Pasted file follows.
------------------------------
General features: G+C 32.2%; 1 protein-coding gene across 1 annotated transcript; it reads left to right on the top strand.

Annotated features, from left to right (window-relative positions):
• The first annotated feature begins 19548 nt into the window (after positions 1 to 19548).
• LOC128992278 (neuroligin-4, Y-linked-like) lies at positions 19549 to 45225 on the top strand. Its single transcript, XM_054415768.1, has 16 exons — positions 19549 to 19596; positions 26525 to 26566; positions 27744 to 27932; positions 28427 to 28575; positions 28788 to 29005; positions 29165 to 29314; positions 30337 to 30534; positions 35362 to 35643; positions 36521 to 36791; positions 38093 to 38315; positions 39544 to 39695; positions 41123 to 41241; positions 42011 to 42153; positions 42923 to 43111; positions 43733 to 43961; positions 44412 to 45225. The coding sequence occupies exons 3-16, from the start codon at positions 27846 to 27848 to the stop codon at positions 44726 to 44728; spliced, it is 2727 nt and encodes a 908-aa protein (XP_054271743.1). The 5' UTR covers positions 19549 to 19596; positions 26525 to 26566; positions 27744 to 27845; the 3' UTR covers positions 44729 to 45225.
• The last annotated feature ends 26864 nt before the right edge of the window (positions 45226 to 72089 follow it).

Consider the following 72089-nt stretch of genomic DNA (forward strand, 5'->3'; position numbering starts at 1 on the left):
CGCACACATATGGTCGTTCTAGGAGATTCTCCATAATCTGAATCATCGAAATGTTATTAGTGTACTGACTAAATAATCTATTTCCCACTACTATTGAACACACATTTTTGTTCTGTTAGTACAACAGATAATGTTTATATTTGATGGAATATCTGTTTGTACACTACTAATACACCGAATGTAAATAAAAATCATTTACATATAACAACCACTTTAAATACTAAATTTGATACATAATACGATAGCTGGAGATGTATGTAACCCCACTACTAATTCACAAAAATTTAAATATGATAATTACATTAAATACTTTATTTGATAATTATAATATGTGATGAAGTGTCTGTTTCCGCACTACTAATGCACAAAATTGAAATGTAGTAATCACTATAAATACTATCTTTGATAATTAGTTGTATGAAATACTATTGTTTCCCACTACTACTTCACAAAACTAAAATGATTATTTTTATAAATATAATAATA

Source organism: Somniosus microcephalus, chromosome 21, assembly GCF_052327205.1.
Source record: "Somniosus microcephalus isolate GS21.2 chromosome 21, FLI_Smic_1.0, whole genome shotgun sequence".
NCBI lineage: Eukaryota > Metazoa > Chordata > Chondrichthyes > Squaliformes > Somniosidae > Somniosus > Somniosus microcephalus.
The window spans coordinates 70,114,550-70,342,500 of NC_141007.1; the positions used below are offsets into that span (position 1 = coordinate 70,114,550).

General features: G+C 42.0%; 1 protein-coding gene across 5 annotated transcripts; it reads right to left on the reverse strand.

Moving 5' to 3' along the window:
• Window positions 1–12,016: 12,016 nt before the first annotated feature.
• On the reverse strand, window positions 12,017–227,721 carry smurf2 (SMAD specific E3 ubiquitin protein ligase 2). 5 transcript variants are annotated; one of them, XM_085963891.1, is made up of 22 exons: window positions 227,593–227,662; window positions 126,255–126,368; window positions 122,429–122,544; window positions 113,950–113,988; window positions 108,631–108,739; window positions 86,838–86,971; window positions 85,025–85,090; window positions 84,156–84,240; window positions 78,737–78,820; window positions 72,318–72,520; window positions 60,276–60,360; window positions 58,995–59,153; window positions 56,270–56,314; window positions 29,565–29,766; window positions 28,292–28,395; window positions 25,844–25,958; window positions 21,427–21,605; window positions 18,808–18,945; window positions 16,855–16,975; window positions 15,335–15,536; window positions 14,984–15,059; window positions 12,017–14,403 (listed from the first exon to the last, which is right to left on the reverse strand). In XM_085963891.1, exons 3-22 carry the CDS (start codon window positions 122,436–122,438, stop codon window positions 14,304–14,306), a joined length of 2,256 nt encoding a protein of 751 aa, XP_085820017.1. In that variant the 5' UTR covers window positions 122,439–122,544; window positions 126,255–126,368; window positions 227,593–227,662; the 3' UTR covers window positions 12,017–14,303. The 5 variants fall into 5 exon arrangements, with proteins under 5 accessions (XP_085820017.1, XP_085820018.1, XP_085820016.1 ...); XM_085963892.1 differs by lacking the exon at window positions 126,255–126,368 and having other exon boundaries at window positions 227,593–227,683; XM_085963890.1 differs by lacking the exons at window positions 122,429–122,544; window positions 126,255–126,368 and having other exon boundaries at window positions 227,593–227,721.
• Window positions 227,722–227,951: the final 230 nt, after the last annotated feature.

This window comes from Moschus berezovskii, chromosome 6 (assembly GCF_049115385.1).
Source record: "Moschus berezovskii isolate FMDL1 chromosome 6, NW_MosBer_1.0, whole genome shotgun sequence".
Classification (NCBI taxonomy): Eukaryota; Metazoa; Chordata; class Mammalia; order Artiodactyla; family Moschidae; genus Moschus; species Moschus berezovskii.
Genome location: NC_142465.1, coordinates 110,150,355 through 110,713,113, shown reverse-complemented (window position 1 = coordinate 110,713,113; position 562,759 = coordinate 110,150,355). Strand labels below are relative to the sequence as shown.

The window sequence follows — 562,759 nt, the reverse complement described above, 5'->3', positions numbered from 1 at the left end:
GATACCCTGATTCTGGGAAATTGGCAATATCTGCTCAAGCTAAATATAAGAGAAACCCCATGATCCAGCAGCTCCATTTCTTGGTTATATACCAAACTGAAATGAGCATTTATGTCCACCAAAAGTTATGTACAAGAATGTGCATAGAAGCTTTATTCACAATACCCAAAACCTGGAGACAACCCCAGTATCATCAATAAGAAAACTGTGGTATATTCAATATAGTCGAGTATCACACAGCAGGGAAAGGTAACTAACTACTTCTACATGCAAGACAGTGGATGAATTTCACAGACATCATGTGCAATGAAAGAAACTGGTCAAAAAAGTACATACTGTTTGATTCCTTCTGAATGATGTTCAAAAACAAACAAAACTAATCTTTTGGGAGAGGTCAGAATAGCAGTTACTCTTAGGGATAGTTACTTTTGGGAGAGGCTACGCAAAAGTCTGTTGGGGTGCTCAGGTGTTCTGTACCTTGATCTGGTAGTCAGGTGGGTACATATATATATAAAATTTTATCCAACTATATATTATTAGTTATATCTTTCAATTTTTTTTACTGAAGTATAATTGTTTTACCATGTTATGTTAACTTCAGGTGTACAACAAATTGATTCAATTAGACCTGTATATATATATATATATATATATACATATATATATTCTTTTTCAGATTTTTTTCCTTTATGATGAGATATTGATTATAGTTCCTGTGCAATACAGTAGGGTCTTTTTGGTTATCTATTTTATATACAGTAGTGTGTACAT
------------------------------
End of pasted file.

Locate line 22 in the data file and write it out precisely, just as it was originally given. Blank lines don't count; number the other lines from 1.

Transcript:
GATACCCTGATTCTGGGAAATTGGCAATATCTGCTCAAGCTAAATATAAGAGAAACCCCATGATCCAGCAGCTCCATTTCTTGGTTATATACCAAACTGAAATGAGCATTTATGTCCACCAAAAGTTATGTACAAGAATGTGCATAGAAGCTTTATTCACAATACCCAAAACCTGGAGACAACCCCAGTATCATCAATAAGAAAACTGTGGTATATTCAATATAGTCGAGTATCACACAGCAGGGAAAGGTAACTAACTACTTCTACATGCAAGACAGTGGATGAATTTCACAGACATCATGTGCAATGAAAGAAACTGGTCAAAAAAGTACATACTGTTTGATTCCTTCTGAATGATGTTCAAAAACAAACAAAACTAATCTTTTGGGAGAGGTCAGAATAGCAGTTACTCTTAGGGATAGTTACTTTTGGGAGAGGCTACGCAAAAGTCTGTTGGGGTGCTCAGGTGTTCTGTACCTTGATCTGGTAGTCAGGTGGGTACATATATATATAAAATTTTATCCAACTATATATTATTAGTTATATCTTTCAATTTTTTTTACTGAAGTATAATTGTTTTACCATGTTATGTTAACTTCAGGTGTACAACAAATTGATTCAATTAGACCTGTATATATATATATATATATATATACATATATATATTCTTTTTCAGATTTTTTTCCTTTATGATGAGATATTGATTATAGTTCCTGTGCAATACAGTAGGGTCTTTTTGGTTATCTATTTTATATACAGTAGTGTGTACAT